Pell Grants have leveled the college playing field for low-income students — let's expand them

Pell Grants have leveled the college playing field for low-income students — let's expand them
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Financial hardships created by the pandemic continue to force college students to make the life-altering choice between their basic needs and their postsecondary ambitions. Dropping out costs them the additional $1 million in lifetime earnings expected for a bachelor's degree graduate and hinders the nation's economic recovery. 

Fortunately, we have a proven, means-tested and equitable tool at our disposal to make higher education attainable: the Pell Grant. But the time has come to do more. There is a concerted national effort underway to ask Congress to double the maximum award to $13,000 to restore its purchasing power and better help millions of students attain a degree.

Currently, the Pell Grant covers just 28 percent of the average cost of attendance at a four-year public university, compared to 79 percent four decades ago. Put in starker terms, a student would have to work  52 hours each week in a minimum-wage job to afford just one year of attendance. 


Doubling Pell offers a running start, a generational opportunity to level the playing field for students from lower-income backgrounds and communities of color. Since nearly all high-wage jobs moving forward will require a bachelor's degree, an investment like this is an economic and moral imperative. It will help Americans graduate and minimize the debt they incur along the way, ensuring they have the funds to invest in homes, businesses and their cities and towns — all essential to a full recovery from the pandemic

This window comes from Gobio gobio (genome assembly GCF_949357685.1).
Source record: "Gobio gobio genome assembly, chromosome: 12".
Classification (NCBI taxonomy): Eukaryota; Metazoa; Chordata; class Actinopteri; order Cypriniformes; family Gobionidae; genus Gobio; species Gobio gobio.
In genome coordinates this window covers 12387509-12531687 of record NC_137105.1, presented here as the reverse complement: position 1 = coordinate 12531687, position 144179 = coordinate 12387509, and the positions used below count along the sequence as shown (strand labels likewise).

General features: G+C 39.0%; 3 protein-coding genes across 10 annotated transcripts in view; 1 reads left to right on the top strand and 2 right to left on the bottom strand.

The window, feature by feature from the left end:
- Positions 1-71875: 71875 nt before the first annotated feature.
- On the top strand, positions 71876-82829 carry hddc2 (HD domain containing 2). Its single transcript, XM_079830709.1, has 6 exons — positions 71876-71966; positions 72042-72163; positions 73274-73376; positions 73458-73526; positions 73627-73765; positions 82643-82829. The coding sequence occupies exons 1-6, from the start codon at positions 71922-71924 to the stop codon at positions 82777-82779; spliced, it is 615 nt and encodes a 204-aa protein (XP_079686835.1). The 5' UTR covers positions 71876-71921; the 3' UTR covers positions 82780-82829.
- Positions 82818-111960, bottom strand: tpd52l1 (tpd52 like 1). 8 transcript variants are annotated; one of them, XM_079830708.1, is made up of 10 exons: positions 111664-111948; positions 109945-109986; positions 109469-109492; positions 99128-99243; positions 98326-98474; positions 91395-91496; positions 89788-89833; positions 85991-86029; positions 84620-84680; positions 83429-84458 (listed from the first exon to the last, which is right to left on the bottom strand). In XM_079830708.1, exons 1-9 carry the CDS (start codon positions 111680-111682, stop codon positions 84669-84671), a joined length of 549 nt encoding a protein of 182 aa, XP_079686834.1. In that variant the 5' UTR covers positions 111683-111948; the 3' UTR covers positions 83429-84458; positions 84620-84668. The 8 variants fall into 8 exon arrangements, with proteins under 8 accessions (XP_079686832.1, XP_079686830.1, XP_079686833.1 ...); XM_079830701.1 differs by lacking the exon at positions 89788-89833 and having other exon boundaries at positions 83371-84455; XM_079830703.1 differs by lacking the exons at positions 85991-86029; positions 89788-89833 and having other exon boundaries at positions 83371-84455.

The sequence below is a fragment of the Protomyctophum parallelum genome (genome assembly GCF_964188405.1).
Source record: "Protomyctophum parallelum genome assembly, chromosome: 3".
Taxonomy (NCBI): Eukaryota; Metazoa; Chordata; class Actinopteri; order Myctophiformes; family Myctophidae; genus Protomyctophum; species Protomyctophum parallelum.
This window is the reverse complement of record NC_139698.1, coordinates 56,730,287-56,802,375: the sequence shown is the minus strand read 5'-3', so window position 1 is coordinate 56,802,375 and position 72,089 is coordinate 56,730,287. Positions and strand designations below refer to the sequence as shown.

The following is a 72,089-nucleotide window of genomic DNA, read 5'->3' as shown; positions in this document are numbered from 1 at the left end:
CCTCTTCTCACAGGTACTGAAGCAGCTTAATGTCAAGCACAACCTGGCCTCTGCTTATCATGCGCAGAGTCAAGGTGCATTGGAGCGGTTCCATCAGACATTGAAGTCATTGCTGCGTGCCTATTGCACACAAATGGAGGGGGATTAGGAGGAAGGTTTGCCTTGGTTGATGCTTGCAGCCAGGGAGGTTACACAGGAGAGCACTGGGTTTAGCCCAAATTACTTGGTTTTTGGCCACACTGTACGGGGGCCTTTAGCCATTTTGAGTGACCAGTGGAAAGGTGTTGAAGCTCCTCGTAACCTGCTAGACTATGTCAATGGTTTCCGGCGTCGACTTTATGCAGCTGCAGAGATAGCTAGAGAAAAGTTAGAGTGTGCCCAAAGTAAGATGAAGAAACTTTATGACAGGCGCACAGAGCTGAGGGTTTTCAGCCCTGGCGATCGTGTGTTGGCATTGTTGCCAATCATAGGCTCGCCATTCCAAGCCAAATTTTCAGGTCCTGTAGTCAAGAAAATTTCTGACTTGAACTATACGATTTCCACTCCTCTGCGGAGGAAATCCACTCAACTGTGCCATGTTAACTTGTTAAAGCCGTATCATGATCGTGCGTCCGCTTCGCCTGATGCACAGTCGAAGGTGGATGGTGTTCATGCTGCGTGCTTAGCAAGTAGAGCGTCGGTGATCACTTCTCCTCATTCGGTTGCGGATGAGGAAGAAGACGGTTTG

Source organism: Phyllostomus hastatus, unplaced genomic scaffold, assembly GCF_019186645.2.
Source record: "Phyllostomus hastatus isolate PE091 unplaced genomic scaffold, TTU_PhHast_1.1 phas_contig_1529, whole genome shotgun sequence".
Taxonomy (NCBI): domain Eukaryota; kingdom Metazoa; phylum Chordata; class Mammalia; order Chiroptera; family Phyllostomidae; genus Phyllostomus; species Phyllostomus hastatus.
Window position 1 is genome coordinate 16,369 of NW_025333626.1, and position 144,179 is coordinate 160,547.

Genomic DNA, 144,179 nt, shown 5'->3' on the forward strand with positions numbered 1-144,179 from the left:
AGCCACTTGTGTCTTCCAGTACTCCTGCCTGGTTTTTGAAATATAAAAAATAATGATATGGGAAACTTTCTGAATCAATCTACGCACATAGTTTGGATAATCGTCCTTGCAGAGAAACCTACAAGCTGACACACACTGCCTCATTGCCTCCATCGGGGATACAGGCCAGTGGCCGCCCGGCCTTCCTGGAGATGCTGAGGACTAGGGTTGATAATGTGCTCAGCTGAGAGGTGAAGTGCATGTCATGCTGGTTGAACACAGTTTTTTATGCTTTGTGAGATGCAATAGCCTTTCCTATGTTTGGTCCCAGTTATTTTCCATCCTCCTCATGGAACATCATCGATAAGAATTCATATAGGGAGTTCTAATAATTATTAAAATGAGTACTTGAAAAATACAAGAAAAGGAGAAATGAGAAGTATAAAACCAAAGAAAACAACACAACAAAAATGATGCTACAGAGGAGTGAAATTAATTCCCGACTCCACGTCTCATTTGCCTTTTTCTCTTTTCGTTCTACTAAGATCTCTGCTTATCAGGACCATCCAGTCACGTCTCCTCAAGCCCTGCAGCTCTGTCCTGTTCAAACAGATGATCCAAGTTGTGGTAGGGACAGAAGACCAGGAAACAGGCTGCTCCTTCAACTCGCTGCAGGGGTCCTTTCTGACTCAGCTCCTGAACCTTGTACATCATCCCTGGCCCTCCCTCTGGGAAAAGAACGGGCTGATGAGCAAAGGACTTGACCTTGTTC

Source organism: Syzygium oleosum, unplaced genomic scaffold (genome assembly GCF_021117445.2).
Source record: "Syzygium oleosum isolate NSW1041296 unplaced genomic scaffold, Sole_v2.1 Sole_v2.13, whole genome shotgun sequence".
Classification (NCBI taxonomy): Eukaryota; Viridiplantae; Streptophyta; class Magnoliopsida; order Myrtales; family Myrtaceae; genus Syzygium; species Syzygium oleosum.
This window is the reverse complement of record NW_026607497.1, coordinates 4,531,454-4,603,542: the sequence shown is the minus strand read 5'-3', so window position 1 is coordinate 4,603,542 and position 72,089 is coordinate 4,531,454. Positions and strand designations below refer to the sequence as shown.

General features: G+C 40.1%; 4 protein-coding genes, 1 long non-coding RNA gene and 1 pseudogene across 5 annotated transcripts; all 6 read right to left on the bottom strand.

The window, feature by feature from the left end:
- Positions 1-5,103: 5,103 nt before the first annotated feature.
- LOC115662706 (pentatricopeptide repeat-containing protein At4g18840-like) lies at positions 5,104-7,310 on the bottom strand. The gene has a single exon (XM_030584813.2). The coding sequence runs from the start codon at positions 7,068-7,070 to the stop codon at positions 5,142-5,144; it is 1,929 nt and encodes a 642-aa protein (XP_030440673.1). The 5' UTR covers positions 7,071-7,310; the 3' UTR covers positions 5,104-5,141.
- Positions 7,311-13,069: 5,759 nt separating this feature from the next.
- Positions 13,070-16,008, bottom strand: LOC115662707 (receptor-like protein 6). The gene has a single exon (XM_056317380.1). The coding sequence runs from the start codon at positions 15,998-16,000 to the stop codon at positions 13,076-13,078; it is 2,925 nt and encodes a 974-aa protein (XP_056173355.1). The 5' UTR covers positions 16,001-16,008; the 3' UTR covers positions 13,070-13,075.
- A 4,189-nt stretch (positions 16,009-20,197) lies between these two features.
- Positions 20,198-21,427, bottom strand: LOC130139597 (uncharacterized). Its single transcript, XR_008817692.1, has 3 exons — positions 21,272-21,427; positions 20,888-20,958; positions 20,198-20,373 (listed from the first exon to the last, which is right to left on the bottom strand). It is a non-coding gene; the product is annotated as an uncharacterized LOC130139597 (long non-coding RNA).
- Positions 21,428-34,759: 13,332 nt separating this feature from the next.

Doubling the maximum Pell Grant award is not a panacea for current and prospective students bearing the brunt of the pandemic, especially those in need of immediate support. Colleges also need to double down on their commitments to financial aid and offer transparency about the full cost of a degree with no surprise fees — something we've done at the University of Dayton, where I serve as president, to drive decreases in student loan borrowing across every race and socioeconomic background. Institutions also need to expand partnerships to connect with students in hard-to-reach communities and renew investments in holistic support services to help students navigate ongoing challenges from the pandemic.

But Doubling Pell can make an immediate difference. This work is deeply personal to me as a member of the steering committee for the national American Talent Initiative (ATI), which has a goal of educating 50,000 additional lower-income students at high-graduation-rate institutions nationwide. I know the talent is out there, but equal opportunity is not. I'm proud that many colleges have recommitted to the effort to attract, enroll and graduate more lower-income students through ATI. 

For now, though, countless students continue to navigate COVID-19's financial repercussions. Moments like these in our history require bold solutions. Taking action today to expand access to a grant program that boasts a five-decade track record of success, is accessible to all students and offers the promise to bridge the affordability gap is a good place to start.

Eric Spina is president of the University of Dayton and vice chair of the National Association of Independent Colleges and Universities, which helps manage the national #DoublePell campaign.